The staff of The Flying News has accepted an invitation to participate in a panel which will undertake the grand endeavour of translating the complete works of Edgar Allan Poe into the English language. The panel includes men, women, and children, all of whom are renowned experts in the English language, having spoken the same from childhood or even since before birth. Most of them are also very accomplished readers, and some even writers, of the English language. Moreover, their exquisite taste in literature will allow them to properly interpret key phrases used by Poe, such as “Quoth the Raven, ‘Nevermore’ “1 and “To the tintinabulation that so musically wells,”2 into an English both readable and delectable, so that none of the original sense or feeling will be lost in translation.
While our readers may not be familiar with the demands of translating great literature, they will certainly understand that Edgar Allan Poe’s works will be of immense value once fully incorporated into the English canon, for his work is almost perfectly suited to being read and discussed in English: It contains themes close to the heart of English speakers, including the longing for a lost love, murder, being buried alive, and even cryptography. Poe was no Eurasia-centric, Afro-pompous, Mediterranean laureate; rather, he was close to the heart of the American people, as if he had lived among them most of his life.3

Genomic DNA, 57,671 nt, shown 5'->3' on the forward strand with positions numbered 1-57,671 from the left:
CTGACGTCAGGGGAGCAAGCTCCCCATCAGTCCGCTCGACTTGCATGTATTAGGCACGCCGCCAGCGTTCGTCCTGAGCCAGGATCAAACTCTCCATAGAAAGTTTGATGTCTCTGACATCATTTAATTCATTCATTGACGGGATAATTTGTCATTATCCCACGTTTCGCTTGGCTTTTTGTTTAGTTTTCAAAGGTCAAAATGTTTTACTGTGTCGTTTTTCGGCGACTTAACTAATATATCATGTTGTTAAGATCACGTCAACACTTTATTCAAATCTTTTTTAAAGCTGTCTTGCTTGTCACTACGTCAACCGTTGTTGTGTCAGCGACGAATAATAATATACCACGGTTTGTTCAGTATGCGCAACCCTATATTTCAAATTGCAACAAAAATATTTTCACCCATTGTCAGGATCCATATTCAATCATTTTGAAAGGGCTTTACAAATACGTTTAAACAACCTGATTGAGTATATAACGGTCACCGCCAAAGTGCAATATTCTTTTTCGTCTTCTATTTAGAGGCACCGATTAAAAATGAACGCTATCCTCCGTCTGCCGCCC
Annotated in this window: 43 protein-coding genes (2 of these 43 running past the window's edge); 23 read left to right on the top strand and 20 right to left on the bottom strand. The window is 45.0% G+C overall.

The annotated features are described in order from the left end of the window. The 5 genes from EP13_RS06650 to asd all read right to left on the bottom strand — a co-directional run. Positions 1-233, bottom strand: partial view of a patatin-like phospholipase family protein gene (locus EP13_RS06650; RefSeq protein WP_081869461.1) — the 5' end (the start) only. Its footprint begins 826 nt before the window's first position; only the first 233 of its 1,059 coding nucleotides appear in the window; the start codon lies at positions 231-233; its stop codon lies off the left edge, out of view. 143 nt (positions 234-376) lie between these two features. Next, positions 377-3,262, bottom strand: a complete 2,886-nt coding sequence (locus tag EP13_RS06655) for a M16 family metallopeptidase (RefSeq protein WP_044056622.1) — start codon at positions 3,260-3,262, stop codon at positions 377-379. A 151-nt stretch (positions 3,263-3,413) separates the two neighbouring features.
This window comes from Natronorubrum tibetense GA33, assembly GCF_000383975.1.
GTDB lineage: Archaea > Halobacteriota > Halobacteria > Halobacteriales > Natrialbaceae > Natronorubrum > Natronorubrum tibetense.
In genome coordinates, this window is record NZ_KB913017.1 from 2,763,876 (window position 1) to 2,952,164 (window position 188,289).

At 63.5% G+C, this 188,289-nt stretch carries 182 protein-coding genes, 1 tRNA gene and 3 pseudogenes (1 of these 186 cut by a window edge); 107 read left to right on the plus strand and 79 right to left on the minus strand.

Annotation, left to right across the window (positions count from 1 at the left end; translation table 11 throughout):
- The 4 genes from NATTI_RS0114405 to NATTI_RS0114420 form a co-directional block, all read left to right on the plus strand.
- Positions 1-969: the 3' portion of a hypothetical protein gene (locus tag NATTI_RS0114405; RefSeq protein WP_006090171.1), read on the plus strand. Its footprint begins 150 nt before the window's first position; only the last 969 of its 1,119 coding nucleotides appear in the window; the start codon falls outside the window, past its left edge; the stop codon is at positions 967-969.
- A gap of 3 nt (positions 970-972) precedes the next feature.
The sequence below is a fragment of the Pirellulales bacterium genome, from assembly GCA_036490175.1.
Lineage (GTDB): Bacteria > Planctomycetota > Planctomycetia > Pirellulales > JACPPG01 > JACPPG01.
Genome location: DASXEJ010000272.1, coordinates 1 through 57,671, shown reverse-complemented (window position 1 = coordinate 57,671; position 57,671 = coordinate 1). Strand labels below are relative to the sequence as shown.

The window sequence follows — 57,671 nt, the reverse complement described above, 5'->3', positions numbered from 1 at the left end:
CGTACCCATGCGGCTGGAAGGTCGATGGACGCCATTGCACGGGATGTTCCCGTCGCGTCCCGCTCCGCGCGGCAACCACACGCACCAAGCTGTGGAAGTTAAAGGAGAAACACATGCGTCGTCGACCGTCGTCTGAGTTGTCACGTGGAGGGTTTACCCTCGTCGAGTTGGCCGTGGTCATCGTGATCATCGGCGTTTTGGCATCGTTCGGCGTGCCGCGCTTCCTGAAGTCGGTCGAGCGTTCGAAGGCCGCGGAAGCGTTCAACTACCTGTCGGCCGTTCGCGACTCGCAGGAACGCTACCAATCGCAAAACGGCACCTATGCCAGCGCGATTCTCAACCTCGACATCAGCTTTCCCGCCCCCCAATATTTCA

Some of the following are titles for which translation has already begun:
- The Raven (The Black Crow)
- The Bells (Those Ringing Things)
- MS. Found in a Bottle (Young Lady Found in a Jar)
- A Descent into the Maelström (No Decent Mail Today)
- The Literary Life of Thingum Bob, Esq. (The Writin’ Life of Mr. Thingamajig)
- The Duc de L’Omelette (The Dog Ate Me Omelette)
- X-ing a Paragrab (Grab the Paralytic before He Crosses the Road)
In addition to the tales and poems Poe is best-known for, the translated works will also include his many articles on cryptography as well as his literary and critical essays (which most people never bother to read).
For our readers who don’t know English, one can look up Poe’s works in the original language at http://www.eapoe.org/works.
“Cover of 1919 Czech translation of Poe’s stories Skokan a jiné novely,” author of drawing uncredited. Public domain via Wikimedia Commons.